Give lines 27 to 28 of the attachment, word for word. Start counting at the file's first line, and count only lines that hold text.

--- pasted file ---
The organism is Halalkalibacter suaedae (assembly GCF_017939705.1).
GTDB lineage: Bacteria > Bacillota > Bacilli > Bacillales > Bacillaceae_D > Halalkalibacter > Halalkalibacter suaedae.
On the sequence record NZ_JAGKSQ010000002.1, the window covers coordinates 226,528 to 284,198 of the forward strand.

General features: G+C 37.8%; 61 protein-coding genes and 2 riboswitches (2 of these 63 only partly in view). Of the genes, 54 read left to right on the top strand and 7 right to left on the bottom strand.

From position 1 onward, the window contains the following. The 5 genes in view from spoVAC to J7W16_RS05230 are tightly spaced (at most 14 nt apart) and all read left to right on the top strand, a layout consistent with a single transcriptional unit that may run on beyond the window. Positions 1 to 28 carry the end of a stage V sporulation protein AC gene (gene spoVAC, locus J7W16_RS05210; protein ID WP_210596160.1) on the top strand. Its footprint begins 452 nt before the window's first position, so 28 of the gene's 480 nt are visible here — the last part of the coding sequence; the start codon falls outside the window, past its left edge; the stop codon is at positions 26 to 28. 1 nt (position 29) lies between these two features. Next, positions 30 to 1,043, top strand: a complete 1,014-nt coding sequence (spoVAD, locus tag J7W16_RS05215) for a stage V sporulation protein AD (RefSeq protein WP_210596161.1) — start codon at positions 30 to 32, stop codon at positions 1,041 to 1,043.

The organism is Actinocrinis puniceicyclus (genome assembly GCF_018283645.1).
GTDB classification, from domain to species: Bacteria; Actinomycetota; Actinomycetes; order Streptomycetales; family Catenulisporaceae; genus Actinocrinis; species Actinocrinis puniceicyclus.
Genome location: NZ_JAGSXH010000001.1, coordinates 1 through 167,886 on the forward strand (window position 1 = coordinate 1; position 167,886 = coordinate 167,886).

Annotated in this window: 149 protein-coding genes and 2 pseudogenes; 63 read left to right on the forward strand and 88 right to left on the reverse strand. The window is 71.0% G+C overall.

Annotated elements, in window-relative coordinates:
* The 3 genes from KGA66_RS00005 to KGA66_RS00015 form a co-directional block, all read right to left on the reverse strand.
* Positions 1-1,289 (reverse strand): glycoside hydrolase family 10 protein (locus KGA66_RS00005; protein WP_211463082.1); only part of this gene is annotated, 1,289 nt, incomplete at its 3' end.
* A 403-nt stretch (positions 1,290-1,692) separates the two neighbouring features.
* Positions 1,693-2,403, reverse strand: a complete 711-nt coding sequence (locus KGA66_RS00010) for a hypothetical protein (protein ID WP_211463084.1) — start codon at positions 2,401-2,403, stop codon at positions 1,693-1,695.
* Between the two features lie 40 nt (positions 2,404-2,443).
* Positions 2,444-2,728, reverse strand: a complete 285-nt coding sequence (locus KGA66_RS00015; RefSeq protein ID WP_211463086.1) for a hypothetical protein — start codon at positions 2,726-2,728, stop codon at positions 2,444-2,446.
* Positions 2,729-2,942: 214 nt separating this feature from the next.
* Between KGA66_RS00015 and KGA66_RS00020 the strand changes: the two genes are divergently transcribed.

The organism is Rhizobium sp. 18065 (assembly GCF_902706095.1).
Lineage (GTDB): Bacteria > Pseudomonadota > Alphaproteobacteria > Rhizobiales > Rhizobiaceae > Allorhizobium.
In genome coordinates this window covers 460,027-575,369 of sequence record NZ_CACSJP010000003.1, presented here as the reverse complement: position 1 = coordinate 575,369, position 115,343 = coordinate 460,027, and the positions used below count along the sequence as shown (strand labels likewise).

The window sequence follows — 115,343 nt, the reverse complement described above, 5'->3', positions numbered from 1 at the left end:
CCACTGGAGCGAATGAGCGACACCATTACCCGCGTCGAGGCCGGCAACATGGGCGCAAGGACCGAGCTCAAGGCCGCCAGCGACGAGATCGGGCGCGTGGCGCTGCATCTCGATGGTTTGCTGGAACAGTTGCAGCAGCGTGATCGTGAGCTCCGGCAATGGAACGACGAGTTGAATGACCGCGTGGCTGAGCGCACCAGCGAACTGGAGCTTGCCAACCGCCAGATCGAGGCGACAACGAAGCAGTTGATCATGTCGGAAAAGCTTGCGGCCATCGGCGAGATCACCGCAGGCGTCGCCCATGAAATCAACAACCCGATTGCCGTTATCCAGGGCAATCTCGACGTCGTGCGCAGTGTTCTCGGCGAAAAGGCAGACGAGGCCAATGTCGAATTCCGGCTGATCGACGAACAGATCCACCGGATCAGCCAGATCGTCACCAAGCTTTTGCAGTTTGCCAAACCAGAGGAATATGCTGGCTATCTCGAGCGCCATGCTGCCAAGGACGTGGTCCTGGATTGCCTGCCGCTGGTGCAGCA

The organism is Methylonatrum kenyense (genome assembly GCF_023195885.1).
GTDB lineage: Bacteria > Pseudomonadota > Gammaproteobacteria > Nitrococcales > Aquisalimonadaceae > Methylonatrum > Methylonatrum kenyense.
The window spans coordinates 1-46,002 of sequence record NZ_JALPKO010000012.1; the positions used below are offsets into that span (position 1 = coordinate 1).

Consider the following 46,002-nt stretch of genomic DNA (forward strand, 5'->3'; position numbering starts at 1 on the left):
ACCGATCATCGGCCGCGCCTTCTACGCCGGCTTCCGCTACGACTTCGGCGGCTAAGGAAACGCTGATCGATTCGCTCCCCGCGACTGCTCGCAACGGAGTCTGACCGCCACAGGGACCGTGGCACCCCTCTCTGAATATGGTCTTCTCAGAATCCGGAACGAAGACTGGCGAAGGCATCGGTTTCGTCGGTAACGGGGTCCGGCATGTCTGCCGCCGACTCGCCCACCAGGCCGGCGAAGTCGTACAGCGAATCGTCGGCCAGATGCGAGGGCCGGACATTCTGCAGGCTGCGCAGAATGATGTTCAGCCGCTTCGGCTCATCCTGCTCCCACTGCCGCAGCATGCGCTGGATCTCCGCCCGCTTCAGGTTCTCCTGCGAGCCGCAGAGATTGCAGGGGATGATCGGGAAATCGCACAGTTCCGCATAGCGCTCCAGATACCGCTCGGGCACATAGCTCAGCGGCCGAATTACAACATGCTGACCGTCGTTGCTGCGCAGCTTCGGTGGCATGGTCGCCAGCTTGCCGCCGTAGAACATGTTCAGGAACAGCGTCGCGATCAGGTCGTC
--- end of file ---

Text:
Consider the following 46,002-nt stretch of genomic DNA (forward strand, 5'->3'; position numbering starts at 1 on the left):
ACCGATCATCGGCCGCGCCTTCTACGCCGGCTTCCGCTACGACTTCGGCGGCTAAGGAAACGCTGATCGATTCGCTCCCCGCGACTGCTCGCAACGGAGTCTGACCGCCACAGGGACCGTGGCACCCCTCTCTGAATATGGTCTTCTCAGAATCCGGAACGAAGACTGGCGAAGGCATCGGTTTCGTCGGTAACGGGGTCCGGCATGTCTGCCGCCGACTCGCCCACCAGGCCGGCGAAGTCGTACAGCGAATCGTCGGCCAGATGCGAGGGCCGGACATTCTGCAGGCTGCGCAGAATGATGTTCAGCCGCTTCGGCTCATCCTGCTCCCACTGCCGCAGCATGCGCTGGATCTCCGCCCGCTTCAGGTTCTCCTGCGAGCCGCAGAGATTGCAGGGGATGATCGGGAAATCGCACAGTTCCGCATAGCGCTCCAGATACCGCTCGGGCACATAGCTCAGCGGCCGAATTACAACATGCTGACCGTCGTTGCTGCGCAGCTTCGGTGGCATGGTCGCCAGCTTGCCGCCGTAGAACATGTTCAGGAACAGCGTCGCGATCAGGTCGTC